Rails: Creating a local copy of the API Documentation

RubyOnRailsThis is an excellent tip to know, for me at-least, as I get back into the mix of using Rails for Web Development. Recently, I just purchased Agile Web Development with Rails 2nd ed., and plan on reading the whole book front to back. Yes, that’s right! Front-to-back. I purchased the first edition last year, but got halfway through, only to be distracted by administering *Nix and Windows! 😦

Anyway, having a local copy of the Rails API Documentation is very valuable, especially when you are on the road and there is no Internet! It took me 5 minutes and 36 seconds to create my own rails API locally.

1. Create a fake rails application directory — RailsDoc

swinful@thinkpad> cd Desktop
swinful@thinkpad> rails RailsDoc
create
create app/controllers
create app/helpers
create app/models
create app/views/layouts
…edited…
create log/server.log
create log/production.log
create log/development.log
create log/test.log

2. Freeze the application — RailsDoc

swinful@thinkpad> cd RailsDoc/
swinful@thinkpad> rake rails:freeze:gems
(in /usr/home/swinful/Desktop/RailsDoc)
Freezing to the gems for Rails 1.2.2
rm -rf vendor/rails
mkdir -p vendor/rails
cd vendor/rails
…edited…

The freeze command will essentially make it possible to use the version of rails and gems that were used while the application was being developed, but at a later time. The next step will take the most time:)

3. Rake, one last time — RailsDoc

swinful@thinkpad> echo >! vendor/rails/activesupport/README
swinful@thinkpad> rake doc:rails
(in /usr/home/swinful/Desktop/RailsDoc)
rm -r doc/api

README:
CHANGELOG:
…edited…
xmlmarkup.rb: mc………….
Generating HTML…

Files: 263
Classes: 417
Modules: 525
Methods: 1933
Elapsed: 337.176s
69.724u 45.620s 5:37.66 34.1% 5+57932k 67+8io 3pf+0w

In the RailsDoc folder, move doc/api to another directory.

swinful@thinkpad> mv doc/api ~/Desktop/RailsApi

That’s all.

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8 Responses to Rails: Creating a local copy of the API Documentation

  1. ant21 says:

    Really thanks for your awesome method. There is no local rdoc for rails through gem_server on my ubuntu box. I don’t know why.

  2. Julien says:

    Very useful, thanks !

  3. Albert says:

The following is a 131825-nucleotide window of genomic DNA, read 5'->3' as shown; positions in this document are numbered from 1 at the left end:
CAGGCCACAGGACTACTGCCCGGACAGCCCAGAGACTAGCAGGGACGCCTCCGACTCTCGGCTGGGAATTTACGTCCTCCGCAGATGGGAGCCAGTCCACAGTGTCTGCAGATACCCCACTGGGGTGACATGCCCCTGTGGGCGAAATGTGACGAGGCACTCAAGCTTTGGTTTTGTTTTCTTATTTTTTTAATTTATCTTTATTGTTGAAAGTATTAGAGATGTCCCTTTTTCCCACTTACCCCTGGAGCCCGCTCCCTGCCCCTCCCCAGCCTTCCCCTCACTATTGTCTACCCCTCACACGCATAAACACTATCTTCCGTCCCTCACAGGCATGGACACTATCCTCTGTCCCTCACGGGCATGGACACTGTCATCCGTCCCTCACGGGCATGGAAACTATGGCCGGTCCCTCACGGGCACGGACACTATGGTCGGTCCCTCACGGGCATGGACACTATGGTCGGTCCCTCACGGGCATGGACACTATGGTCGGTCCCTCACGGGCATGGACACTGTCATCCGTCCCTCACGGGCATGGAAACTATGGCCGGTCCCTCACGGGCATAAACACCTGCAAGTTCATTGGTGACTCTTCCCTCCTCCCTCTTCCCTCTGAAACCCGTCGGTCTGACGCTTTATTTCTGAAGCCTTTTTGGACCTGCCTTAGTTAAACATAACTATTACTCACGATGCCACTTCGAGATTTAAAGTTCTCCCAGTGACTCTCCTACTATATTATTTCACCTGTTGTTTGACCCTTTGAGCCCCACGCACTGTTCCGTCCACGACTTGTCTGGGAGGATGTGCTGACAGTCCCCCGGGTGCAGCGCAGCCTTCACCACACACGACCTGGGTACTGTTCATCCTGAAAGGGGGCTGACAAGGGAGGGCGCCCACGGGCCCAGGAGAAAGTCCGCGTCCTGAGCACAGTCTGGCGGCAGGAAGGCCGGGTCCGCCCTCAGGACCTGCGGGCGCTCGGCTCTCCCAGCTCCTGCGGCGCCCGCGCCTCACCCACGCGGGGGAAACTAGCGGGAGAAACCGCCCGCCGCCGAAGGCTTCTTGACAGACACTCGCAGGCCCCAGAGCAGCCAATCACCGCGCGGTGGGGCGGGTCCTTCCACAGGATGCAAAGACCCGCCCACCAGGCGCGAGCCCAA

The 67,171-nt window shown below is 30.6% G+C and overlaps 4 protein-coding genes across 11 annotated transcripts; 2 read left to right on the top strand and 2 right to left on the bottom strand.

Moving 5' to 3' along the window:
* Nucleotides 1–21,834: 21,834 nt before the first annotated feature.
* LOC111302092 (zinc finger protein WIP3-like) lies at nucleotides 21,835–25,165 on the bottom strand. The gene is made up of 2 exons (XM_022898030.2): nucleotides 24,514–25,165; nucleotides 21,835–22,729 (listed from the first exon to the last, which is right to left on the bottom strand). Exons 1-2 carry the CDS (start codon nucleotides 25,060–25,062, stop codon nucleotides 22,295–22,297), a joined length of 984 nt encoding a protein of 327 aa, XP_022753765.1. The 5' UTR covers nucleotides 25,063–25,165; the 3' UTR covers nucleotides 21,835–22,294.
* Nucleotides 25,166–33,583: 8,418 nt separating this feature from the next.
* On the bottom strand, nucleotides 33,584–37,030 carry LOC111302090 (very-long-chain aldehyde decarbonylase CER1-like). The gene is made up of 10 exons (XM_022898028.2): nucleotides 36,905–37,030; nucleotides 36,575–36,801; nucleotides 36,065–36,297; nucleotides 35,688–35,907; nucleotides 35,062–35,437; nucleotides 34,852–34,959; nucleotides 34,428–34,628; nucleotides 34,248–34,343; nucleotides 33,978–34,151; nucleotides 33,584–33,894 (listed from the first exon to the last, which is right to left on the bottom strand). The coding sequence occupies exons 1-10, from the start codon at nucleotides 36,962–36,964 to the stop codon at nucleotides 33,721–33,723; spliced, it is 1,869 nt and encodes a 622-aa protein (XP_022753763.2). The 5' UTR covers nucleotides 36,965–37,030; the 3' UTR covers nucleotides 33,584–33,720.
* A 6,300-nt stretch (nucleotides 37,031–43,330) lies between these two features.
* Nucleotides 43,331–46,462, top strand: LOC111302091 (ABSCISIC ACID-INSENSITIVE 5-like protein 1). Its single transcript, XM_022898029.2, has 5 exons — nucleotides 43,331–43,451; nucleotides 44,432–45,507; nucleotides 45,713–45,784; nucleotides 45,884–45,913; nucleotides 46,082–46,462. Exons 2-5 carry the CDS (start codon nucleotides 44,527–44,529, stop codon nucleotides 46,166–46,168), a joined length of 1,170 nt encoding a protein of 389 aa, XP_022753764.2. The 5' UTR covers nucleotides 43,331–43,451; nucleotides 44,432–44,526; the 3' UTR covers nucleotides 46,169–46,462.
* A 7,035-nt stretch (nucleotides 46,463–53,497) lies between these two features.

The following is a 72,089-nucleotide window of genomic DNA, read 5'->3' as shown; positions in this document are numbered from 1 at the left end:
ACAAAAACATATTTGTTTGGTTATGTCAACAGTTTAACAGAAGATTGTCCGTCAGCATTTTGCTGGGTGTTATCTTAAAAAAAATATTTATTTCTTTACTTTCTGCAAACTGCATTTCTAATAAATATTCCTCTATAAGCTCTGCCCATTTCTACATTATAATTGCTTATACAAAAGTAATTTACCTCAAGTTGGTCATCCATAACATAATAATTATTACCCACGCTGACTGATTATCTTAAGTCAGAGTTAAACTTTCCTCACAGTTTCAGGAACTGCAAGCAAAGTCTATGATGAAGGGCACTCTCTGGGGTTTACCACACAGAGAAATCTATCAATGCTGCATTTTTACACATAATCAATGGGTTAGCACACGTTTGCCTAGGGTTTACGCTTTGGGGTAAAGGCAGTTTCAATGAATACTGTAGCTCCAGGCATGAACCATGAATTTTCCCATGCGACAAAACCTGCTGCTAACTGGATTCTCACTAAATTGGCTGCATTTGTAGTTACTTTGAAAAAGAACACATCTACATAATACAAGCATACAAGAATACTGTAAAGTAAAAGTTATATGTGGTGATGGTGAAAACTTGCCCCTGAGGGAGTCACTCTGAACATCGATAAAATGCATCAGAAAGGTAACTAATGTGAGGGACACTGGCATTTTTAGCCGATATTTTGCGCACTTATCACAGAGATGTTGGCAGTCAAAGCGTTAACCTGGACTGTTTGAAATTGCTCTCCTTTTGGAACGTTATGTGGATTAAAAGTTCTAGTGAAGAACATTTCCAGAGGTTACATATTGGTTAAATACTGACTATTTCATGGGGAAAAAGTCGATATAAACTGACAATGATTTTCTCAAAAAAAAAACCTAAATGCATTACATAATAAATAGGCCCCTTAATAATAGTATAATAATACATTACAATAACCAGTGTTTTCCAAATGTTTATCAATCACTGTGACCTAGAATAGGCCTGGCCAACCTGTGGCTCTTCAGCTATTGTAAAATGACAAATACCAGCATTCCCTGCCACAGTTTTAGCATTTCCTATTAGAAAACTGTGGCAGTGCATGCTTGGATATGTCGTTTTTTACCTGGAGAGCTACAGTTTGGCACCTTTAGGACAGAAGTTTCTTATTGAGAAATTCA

Thanks, it helps especially when rubyonrails.org was down.

  4. swinful says:

    Hi Julien, I am glad to hear you found this posting useful.

    Regards,
    swinful

  5. Andrew says:

    Hahaha =D
    All you need is to copy the “doc” folder with all these htmls from rubygems directory to your desktop (or create a link).
    On openSUSE they are located in /usr/lib/ruby/gems/1.8/doc/rails-2.3.8/

  6. swinful says:

    @Andrew: Some linux distros may already have the local copy of the API Documentation as you point out with openSUSE. But for those that do not, knowing how to generate the docs, especially when no internet access is available, can come in handy. -:)

    Thank you for sharing your shortcut. -:)

    Regards,
    swinful

  7. Andrew says:

    @swinful
    No =)
    No matter which distro u are using, rubygem content should not vary unless you are using something really very exotic (do u?=)).
    Most distros don’t include recent rails at all, but it is ok, because the standard way to install rails is rubygems (gem install rails or gem1.8 install rails). Docs will be in the *somefolder*/lib/ruby/gems/1.8/doc/rails-*version*.
    You can find out where your gems are located with ‘gem (or gem1.8) help install’, somewhere at the end of the help message.
    And if you prefer APT (in case u are an Ubuntu fan=), it should still install the same files as with gems. But remember the version in Ubuntu repos is outdated. openSUSE is the only distro I know which ships recent versions of popular rubygems through the SUSE’s packaging system.

    Your solution is still useful because it points at how to create local copy of Rails Guides =)
    BTW, rake doc:guides πŸ˜‰
    and, sorry for my english. 99,9% of my time i speak russian.

  8. Andrew says:

    Well, you were right, api docs are not included with rails gem. I’m sorry. Rails is the only gem I know with empty docs folder.
    But you can still use my solution to read specs for any other gem.

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